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How Can I Keep Airline Miles from Expiring?

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TPG Reader Tim sent me a question on Twitter about how to keep travel rewards active:

@ThePointsGuy — “I have a bunch of United miles that are about to expire. What’s the best way to save them?”

One of the most costly mistakes award travelers can make is to let points or miles expire. Once you’ve put all the effort into earning them, it’s a real shame to let your travel rewards go to waste — it’s like throwing money away.

Tim is on top of his United MileagePlus account and recognized that his miles are set to expire soon. United miles expire after 18 months of inactivity, which is close to average among loyalty programs, though there’s a pretty wide range of expiration policies. The question is what to do about it, and fortunately there are plenty of easy solutions.

Not all points and miles expire — Delta and JetBlue deserve praise for having no expiration date on their rewards. Among those that do expire, most can be refreshed by having qualifying activity post to your account. Generally, the size and type of activity doesn’t matter, so earning, redeeming or transferring any number of points can reset the clock. That’s good news, because it means you don’t necessarily have to bank a flight or hotel stay in order to extend the lifetime of your rewards.

The Business Gold Rewards card offers 3 points per dollar in your choice of category, including airfare.
Online shopping portals offer bonus points and miles, and is an easy way to keep your accounts active.

Some easy ways to keep rewards active include spending on a co-branded credit card (like the United MileagePlus Explorer Card in Tim’s case), using an online shopping portal to earn bonus rewards for purchases or redeeming for an inexpensive item like a magazine subscription. United also lets you donate miles, which counts as activity and will extend your points’ expiration date — see Zach Honig’s post on The Easiest Way to Prevent Your Miles from Expiring for more info.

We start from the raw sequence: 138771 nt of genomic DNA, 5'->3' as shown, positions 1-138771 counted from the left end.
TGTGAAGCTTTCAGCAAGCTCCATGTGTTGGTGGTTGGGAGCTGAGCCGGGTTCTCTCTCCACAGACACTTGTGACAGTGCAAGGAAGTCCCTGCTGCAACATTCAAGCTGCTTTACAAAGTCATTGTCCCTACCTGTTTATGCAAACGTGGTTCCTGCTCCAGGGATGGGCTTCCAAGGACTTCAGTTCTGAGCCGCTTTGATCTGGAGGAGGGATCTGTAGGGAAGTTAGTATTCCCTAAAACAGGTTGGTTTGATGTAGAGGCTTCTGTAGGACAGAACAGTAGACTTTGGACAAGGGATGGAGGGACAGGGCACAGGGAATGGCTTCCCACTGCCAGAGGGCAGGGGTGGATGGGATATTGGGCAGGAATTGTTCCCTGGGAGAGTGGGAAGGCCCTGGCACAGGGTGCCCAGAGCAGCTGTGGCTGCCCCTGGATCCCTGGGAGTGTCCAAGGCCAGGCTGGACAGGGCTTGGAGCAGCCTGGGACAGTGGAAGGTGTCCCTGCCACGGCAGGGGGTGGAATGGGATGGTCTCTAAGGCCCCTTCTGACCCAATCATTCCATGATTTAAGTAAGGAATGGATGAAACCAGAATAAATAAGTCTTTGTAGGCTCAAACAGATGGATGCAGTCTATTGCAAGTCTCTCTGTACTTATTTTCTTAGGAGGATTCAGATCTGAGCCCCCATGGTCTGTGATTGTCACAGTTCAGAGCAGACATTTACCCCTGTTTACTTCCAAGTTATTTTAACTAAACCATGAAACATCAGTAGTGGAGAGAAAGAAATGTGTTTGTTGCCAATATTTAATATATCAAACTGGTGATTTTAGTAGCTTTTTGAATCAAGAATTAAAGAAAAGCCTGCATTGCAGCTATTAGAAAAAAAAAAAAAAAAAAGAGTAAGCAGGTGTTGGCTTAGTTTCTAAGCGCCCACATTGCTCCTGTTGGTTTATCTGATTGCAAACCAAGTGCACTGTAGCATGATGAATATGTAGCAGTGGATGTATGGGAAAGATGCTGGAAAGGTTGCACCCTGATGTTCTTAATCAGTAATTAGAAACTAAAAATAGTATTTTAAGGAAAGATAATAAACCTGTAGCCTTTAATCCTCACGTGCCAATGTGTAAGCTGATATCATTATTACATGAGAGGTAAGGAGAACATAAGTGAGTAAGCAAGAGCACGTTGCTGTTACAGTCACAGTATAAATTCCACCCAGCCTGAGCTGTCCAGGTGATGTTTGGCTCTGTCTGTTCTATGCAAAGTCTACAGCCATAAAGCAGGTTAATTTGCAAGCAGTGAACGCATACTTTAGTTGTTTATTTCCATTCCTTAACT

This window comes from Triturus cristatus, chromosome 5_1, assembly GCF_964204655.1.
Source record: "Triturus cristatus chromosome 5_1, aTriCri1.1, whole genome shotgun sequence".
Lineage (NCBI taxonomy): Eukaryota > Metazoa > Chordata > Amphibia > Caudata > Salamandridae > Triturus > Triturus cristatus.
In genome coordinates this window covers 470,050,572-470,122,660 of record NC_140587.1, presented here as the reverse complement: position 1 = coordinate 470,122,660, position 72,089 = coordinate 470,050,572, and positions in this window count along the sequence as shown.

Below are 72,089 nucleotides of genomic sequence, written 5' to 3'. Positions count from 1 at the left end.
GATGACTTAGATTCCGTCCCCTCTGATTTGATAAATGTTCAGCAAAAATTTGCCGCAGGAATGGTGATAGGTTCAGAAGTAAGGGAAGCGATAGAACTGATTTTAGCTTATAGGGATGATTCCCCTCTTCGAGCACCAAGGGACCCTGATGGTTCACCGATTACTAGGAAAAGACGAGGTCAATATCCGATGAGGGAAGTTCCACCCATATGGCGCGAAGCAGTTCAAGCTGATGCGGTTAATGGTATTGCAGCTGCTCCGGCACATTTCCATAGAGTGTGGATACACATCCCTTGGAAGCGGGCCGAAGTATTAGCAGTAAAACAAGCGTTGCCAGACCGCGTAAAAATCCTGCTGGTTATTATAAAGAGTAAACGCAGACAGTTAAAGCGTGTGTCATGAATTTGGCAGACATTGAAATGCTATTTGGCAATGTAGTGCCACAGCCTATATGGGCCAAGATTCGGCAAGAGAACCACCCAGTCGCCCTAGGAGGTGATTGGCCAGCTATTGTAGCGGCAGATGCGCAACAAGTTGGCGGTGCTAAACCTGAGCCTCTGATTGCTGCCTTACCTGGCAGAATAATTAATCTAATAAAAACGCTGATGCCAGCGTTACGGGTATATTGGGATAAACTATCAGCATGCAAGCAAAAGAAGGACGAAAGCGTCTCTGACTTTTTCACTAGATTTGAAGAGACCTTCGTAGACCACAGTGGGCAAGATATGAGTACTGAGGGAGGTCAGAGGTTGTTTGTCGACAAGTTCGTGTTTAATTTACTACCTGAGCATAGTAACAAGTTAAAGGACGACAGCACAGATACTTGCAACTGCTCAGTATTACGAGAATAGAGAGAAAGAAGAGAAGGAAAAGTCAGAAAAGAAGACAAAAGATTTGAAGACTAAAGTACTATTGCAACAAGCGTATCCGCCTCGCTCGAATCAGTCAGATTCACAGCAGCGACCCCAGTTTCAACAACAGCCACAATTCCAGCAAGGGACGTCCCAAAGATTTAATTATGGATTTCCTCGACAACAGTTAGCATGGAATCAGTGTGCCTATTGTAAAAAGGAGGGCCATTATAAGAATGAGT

My method of choice is to simply move rewards from one of the transferable points programs (like Chase Ultimate Rewards or Citi ThankYou Rewards) to wherever they’re needed. If none of those options are viable, you can always just buy a small number of points or miles outright. That might cost you $30-$40, but it’s a good investment if the alternative is letting your account go inactive.

Pay attention to how long it takes for rewards to post via these different methods. Some partner transactions (including credit card and shopping portal activity) can take weeks to show up, and you don’t want your account to expire in the meantime. Transfers are good for this reason, because they generally take only a few days or less. If you’re cutting it close and transferring isn’t an option, buying becomes more attractive, as those points or miles usually post within 48 hours.

If your points or miles do expire, you might not be totally out of luck. Some programs will let you reinstate rewards, but you’ll pay for the privilege. Alaska Airlines has a relatively benign $75 charge to reinstate miles up to one year beyond the expiration date. On the other hand, United charges anywhere from $50-$2,500, depending on the number of miles.

The moral of the story is to stay organized. If you keep tabs on expiration dates and refresh your accounts periodically, you’ll save yourself from scrambling to post activity at the last minute.

If you have any other questions, please tweet me @thepointsguy, message me on Facebook or send me an email at

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